Then King Pelles and his son departed. And therewithal beseemed them that there came a man, and four angels from heaven, clothed in likeness of a bishop, and had a cross in his hand; and these four angels bare him in a chair, and set him down before the table of silver whereupon the Sangreal was; and it seemed that he had in middes of his forehead letters the which said: “See ye here Joseph, the first bishop of Christendom, the same which Our Lord succoured in the city of Sarras in the spiritual place.”

Then the knights marveled, for that bishop was dead more than three hundred year tofore. “O knights,” said he, “marvel not, for I was sometime an earthly man.”

With that they heard the chamber door open, and there they saw angels; and two bare candles of wax, and the third a towel, and the fourth a spear which bled marvelously, that three drops fell within a box which he held with his other hand. And they set the candles upon the table, and the third the towel upon the vessel, and the fourth the holy spear even upright upon the vessel. And then the bishop made semblaunt[20] as though he would have gone to the sacring[21] of the mass. And then he did that longed[22] to a priest to do a mass. And then he went to Galahad and kissed him, and bade him go and kiss his fellows: and so he did anon.

[Footnote 20: _Semblaunt_ meant _show, appearance_.]

[Footnote 21: _Sacring_ is from _sacre_, an old word meaning _consecrate_.]

[Footnote 22: That is, _belonged_.]

“Now,” said he, “servants of Jesu Christ, ye shall be fed afore this table with sweetmeats that never knights tasted.”

And when he had said, he vanished away. And they set them at the table in great dread, and made their prayers.

Then looked they and saw a man come out of the Holy Vessel, that had all the signs of the passion of Jesu Christ, bleeding all openly, and said: “My knights, and my servants, and my true children, which be come out of deadly life into spiritual life, I will now no longer hide me from you, but ye shall see now a part of my secrets and of my hidden things: now hold and receive the high meat which ye have so much desired.” Then took he himself the Holy Vessel and came to Galahad; and he kneeled down, and there he received his Saviour, and after him so received all his fellows; and they thought it so sweet that it was marvelous to tell.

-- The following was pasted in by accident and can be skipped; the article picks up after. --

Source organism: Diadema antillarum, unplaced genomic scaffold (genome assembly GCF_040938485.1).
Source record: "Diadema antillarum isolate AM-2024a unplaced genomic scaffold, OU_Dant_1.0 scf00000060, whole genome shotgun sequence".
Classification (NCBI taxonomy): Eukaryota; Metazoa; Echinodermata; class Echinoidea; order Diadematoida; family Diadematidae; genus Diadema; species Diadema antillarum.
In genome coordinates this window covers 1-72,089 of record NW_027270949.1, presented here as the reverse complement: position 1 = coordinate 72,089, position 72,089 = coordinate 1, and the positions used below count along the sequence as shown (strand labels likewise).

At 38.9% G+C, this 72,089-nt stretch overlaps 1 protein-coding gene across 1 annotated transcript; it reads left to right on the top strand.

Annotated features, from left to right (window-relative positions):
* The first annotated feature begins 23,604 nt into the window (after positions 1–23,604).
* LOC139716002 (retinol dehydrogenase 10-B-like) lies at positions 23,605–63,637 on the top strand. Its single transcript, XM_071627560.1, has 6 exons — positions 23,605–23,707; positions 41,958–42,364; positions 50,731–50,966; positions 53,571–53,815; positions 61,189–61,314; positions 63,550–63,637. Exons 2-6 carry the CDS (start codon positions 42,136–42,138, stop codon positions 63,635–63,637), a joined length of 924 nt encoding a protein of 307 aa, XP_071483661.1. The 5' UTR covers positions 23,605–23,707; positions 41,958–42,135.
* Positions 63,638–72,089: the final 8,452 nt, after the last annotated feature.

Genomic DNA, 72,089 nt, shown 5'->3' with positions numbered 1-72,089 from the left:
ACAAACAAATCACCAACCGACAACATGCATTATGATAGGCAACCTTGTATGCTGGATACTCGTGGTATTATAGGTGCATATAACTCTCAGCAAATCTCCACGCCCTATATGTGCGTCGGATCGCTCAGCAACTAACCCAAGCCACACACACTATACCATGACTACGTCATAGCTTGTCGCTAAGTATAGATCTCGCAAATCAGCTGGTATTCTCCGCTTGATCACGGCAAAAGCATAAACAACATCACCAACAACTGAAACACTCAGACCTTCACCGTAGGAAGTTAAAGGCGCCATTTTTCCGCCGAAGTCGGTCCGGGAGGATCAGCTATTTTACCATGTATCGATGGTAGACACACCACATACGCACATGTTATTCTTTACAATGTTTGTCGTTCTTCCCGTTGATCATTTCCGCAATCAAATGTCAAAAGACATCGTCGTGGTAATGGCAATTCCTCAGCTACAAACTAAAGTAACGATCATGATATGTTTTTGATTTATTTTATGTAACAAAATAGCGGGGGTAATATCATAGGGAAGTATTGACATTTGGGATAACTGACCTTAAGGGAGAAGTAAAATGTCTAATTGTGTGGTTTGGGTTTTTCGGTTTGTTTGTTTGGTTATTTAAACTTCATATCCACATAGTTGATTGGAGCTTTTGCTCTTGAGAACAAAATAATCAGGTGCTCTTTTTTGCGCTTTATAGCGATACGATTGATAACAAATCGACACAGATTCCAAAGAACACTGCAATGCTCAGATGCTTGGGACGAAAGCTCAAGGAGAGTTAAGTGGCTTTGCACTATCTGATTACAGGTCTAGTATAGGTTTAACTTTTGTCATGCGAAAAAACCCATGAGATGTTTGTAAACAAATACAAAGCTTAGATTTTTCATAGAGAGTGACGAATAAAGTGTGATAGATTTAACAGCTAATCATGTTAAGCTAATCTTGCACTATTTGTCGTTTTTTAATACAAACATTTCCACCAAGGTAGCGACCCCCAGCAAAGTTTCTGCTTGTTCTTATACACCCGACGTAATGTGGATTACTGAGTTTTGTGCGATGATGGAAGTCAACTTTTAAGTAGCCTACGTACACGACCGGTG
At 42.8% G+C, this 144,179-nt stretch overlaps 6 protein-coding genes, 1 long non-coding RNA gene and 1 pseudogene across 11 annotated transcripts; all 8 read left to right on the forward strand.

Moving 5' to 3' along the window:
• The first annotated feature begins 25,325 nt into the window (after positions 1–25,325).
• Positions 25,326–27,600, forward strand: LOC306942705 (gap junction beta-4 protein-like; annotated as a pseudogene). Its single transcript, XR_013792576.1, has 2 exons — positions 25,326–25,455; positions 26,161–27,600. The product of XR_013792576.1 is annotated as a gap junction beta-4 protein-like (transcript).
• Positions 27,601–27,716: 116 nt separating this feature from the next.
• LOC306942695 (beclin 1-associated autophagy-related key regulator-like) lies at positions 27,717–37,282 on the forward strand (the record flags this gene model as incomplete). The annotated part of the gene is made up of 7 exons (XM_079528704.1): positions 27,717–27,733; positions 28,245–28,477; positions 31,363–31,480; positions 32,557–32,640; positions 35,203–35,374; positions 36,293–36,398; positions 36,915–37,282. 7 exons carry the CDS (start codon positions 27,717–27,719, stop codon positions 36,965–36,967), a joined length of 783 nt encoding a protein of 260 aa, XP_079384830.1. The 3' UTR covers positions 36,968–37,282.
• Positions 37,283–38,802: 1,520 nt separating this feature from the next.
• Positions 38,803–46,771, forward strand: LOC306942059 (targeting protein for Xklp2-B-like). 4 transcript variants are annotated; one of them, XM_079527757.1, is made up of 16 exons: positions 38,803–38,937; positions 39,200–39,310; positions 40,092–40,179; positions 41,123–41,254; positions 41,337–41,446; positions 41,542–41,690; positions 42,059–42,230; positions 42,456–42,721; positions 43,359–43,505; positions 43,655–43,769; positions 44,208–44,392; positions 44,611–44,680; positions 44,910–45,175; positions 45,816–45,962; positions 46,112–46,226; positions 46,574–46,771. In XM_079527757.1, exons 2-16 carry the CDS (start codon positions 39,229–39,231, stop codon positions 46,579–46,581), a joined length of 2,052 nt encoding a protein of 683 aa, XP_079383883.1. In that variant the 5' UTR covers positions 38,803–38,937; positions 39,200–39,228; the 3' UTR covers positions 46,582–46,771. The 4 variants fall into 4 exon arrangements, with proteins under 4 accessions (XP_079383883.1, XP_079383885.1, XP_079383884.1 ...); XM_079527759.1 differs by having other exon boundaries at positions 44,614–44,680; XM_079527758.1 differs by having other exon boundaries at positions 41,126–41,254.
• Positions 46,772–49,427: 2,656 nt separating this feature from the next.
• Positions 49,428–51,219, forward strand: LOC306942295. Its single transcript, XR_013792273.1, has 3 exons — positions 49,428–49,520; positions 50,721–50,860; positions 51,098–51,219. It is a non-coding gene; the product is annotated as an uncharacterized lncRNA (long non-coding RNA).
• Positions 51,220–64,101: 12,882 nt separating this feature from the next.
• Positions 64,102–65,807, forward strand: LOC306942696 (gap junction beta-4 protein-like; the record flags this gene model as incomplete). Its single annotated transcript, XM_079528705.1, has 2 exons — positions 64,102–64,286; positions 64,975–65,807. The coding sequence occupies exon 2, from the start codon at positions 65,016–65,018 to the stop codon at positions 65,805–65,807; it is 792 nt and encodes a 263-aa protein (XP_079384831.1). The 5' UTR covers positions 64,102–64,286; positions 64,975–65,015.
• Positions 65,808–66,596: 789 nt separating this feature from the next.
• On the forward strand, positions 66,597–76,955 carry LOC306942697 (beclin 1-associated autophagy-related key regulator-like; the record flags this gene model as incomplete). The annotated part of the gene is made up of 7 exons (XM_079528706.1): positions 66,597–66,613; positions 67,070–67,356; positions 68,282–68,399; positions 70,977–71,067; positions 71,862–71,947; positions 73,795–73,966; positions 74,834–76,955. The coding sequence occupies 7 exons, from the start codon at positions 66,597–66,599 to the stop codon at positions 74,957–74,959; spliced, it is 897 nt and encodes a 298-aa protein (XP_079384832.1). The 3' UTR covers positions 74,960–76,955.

Then said he to Galahad: “Son, wottest thou what I hold betwixt my hands?”

“Nay,” said he, “but if ye will tell me.” “This is,” said he, “the holy dish wherein I ate the lamb on Sher-Thursday.[23] And now hast thou seen that thou most desire to see, but yet hast thou not seen it so openly as thou shalt see it in the city of Sarras in the spiritual place. Therefore thou must go hence and bear with thee this Holy Vessel; for this night it shall depart from the realm of Logris, that it shall never be seen more here. And wottest thou wherefor? For he is not served nor worshipped to his right by them of this land, for they be turned to evil living; therefore I shall disinherit them of the honour which I have done them. And therefore go ye three to-morrow unto the sea, where ye shall find your ship ready, and with you take no more but Sir Percivale and Sir Bors.” Then gave he them his blessing and vanished away.

[Footnote 23: _Sher-Thursday_ or _Maundy Thursday_ is the name given to Thursday of the Holy Week, the day on which the Last Supper was celebrated.]

That same night about midnight came a voice among them which said: “My sons and not my chief sons, my friends and not my warriors, go ye hence where ye hope best to do and as I bade you.”

“Ah, thanked be Thou, Lord, that Thou wilt vouchsafe to call us, Thy sinners. Now may we well prove that we have not lost our pains.”

And anon in all haste they took their harness and departed. But the three knights of Gaul, one of them hight Claudine, King Claudas’ son, and the other two were great gentlemen. Then prayed Galahad to every each of them, that if they come to King Arthur’s court that they should salute Sir Launcelot, his father, and of them of the Round Table; and prayed them if that they came on that part that they should not forget it.

Right so departed Galahad, Percivale and Bors with him; and so they rode three days, and then they came to a rivage,[24] and found a ship. And when they came to the board they found in the middes the table of silver and the Sangreal which was covered with red samite.

[Footnote 24: _Rivage_ is an old word meaning _bank_.]